We are rising up and calling for justice. With protests filling the streets and town squares throughout the Hudson Valley, in communities all over the country, and now also across the world, the depth of our frustration, rage, and grief is hard to overstate. The senseless, tragic deaths of so many people of color has brought us to this moment. We will not tolerate living silenced in a place that claims to stand for freedom and the pursuit of happiness, and instead terrorizes and oppresses so many. As a nation, we have not dared to confront the deep inequities and suffering that exist due to our history of slavery, and the racism that permeates our society. But now, it seems that more of us are ready to speak out and push hard to make sure this is a moment that brings true reform and healing in its wake.
All of us at GWI stand in solidarity with the Black Lives Matter movement. We stand for Just Transition, with its five interconnected principles, because we believe in the possibility of a different future with racial justice and social equity at its core – a future of diverse, equitable, thriving, local communities. Racial justice is the principle of Just Transition that we must focus on now, with urgency. That means every one of us needs to look both inward and outward, to take action within ourselves and out in our communities, and see where we may be falling short. Are we complicit with white supremacy? Are we truly acting from a place of practicing, proactive antiracism? Where can we build solidarity and power to affect change?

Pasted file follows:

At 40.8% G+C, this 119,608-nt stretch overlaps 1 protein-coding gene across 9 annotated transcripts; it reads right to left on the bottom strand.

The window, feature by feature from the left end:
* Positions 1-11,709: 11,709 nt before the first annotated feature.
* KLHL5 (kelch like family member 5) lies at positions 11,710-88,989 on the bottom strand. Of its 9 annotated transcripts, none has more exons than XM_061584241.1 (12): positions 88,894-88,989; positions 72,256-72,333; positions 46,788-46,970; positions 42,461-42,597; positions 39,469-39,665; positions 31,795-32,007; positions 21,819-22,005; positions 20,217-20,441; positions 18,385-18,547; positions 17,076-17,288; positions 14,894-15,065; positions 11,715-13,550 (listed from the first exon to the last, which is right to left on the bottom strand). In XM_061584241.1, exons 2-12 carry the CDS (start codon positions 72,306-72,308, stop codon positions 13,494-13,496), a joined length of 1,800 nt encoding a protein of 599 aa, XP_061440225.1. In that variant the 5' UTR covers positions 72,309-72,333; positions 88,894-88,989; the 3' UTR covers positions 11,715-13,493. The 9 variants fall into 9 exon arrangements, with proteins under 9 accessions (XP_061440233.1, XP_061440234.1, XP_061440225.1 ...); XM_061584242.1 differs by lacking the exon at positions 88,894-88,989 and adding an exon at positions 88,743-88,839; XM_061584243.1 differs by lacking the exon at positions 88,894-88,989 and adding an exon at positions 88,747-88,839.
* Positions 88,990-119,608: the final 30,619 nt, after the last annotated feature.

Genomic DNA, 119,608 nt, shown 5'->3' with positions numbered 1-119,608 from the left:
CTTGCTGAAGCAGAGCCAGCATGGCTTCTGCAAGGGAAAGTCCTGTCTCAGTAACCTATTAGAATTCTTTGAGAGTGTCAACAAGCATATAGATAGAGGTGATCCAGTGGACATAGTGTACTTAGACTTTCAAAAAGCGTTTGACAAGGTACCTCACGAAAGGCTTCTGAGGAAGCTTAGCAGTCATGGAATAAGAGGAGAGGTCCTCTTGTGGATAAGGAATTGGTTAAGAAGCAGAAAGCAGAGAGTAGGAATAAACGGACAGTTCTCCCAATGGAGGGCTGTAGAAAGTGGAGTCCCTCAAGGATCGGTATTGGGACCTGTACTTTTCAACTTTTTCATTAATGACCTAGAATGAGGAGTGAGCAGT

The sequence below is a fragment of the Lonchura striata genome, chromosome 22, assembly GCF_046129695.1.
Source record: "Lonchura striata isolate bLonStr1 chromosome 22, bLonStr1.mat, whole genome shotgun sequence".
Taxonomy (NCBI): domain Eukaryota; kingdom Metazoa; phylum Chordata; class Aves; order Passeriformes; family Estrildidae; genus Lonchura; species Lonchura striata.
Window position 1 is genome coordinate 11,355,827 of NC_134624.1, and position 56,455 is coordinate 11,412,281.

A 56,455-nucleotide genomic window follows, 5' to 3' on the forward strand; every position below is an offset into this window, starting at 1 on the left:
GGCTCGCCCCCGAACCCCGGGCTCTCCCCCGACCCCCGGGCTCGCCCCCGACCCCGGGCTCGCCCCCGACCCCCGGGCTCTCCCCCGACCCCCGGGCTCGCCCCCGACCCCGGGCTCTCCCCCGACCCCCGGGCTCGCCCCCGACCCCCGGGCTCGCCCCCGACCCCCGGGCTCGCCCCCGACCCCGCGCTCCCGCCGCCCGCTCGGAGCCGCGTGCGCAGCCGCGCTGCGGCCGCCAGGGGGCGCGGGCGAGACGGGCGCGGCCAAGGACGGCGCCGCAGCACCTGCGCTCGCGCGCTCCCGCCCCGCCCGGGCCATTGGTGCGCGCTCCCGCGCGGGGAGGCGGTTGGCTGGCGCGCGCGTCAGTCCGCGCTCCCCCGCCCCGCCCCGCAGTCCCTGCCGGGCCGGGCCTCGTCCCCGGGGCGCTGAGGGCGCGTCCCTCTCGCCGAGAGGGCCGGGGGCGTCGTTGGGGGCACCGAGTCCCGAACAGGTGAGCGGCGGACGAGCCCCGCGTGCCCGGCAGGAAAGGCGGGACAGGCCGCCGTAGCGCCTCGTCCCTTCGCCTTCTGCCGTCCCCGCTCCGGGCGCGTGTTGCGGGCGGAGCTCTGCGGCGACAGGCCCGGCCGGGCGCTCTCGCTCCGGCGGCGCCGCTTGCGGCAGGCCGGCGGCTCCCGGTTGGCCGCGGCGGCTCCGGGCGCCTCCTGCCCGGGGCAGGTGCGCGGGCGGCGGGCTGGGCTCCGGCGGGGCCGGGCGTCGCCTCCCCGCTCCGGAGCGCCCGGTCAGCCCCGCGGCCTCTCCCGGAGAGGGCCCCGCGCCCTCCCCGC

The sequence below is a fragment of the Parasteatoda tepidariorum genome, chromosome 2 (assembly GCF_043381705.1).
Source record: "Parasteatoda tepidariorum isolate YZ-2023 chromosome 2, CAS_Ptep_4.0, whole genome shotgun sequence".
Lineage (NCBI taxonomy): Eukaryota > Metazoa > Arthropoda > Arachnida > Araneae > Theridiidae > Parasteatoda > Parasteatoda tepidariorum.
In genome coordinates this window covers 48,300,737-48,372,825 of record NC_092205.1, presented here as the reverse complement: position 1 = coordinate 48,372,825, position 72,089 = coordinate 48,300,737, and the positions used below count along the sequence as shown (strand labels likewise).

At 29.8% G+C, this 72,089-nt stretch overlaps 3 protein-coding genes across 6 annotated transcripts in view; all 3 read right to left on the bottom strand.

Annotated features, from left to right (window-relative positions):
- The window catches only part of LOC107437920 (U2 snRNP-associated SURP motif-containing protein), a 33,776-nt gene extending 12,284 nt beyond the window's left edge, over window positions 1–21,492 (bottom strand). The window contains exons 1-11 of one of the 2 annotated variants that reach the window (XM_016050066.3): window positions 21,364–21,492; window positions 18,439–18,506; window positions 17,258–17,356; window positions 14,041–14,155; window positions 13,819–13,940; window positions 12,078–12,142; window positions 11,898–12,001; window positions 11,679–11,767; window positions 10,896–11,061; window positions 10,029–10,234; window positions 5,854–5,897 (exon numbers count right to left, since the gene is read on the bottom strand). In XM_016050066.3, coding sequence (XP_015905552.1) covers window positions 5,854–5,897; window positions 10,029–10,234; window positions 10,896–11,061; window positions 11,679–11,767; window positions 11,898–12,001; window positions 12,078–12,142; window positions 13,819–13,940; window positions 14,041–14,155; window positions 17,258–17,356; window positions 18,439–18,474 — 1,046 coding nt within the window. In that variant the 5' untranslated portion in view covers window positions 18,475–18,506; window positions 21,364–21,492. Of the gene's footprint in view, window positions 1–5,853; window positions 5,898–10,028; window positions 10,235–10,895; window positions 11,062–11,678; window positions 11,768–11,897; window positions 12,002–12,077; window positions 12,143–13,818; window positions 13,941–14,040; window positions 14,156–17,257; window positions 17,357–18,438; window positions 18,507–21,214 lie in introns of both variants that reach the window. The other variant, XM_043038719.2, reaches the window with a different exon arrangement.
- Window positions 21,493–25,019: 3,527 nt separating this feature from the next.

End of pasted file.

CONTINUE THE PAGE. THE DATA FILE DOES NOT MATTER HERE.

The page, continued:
We are living through a cataclysmic perfect storm, a once-in-a-century crisis: a global pandemic, an economic collapse, and a long-overdue reckoning with entrenched, corrosive, fatal racism. We are by now familiar with the staggering statistics here in the US: over 100,000 confirmed deaths from COVID-19, over 40 million unemployed, hundreds of thousands of small businesses already gone and up to a million potentially projected to fail. Communities of color are getting hit the hardest by all of this, disproportionately.
Our Good Work is being called for, louder than ever. Our vision of a regenerative economy and a just society, based in Just Transition and communities’ self-determination, is emerging in our region. It is showing up in mutual aid, in the swelling protests and the peaceful gatherings in solidarity, in communal grief and statements of demands, in the search for new answers and new ways of doing and being. It is also showing up in the acknowledgment of white privilege, in the stress and fatigue in our Black and brown communities, in a definite shift in public discourse around police violence and the scourge of incarceration, in a more transparent view of the reality of people’s lives right now.
It is up to us to stand for Just Transition, hand in hand, with faith. What seemed impossible only months ago is happening. We are out in the open, with all the complexity of this moment revealing the scale of the work to be done, and a dawning understanding of all the many hands ready to do it.
Aja, Caitlin, Hélène, Micah, Susan, and Terri
Worker Trustees of the Good Work Institute
Image: We march in solidarity in Kingston. Photo courtesy of @radiokingstonny